Headlines: January 16th, 2008

A quiet revolution is changing the way that adults engage in informal learning that does not lead to a qualification. Many still follow the classroom route with fixed time sessions, but a growing number use the internet and other means. The Department for Innovation, Universities and Skills is building a vision of adult learning in the 21st century and is seeking views on how people see the need and the ways in which it might be met.

According to the National Adult Learner Survey around 80 per cent of adults say they participate in some form of adult education. In addition to funding by the Department for personal and community development activities, the Arts Council, Sport England and major national museums and galleries offer education services and facilities through free access to visitors. Proposals for the future include the introduction of ‘virtual’ vouchers to enable some adults to fund their own informal learning.

21st century learning is being driven by learners themselves as people adapt new technologies and rely less on support from local or national Government to organise activities. Learners are also seeking out fellow enthusiasts through online communities and other channels.

The Department’s vision will recognise that for the future, informal learning must bring together and build on many interests including those of teachers and learners, communities and providers, traditions and technologies. There must also be an emphasis on creative thinking and new ways of doing things, not simply in schools and colleges but in every other training context as well. Bringing public investment and provision, voluntary sector and self-help initiatives, broadcast and on-line opportunities into a closer relationship will be particularly important.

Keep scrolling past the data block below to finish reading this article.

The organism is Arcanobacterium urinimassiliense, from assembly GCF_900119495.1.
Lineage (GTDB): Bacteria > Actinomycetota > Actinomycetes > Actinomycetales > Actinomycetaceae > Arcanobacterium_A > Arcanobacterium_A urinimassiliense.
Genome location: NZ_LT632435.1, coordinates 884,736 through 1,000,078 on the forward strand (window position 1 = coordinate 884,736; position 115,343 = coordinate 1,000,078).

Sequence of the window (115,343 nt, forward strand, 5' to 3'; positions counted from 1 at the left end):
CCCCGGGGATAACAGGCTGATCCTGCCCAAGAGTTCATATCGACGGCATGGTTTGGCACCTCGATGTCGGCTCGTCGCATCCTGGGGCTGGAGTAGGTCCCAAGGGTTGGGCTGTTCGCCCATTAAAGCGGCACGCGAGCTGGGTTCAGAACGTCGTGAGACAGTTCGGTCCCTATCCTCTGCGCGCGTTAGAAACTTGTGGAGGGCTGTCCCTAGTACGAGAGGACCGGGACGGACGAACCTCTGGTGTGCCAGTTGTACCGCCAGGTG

The consultation will be spearheaded by working groups made up of major organisations from broadcasting and new technologies, the voluntary sector, other government departments, families and older people. The aim is to formulate new proposals to further expand learning and ensure that people have more control over the format and availability of courses. Organisations that are signed up to take part in the work alongside the Government include Help the Aged, The University of the Third Age, the Family Learning Network, English Heritage, BBC, BSkyB, Microsoft and the TUC.

The working groups will look at specific issues affecting informal adult learning. These include the role of Government, the involvement of new technologies, the role of the voluntary sector, the engagement of families and access for older people. The groups will engage with learners to seek their views on how the current system can be improved.

The consultation ends on 15 May 2008. Contributions can be made to the DIUS. www.adultlearningconsultation.org.uk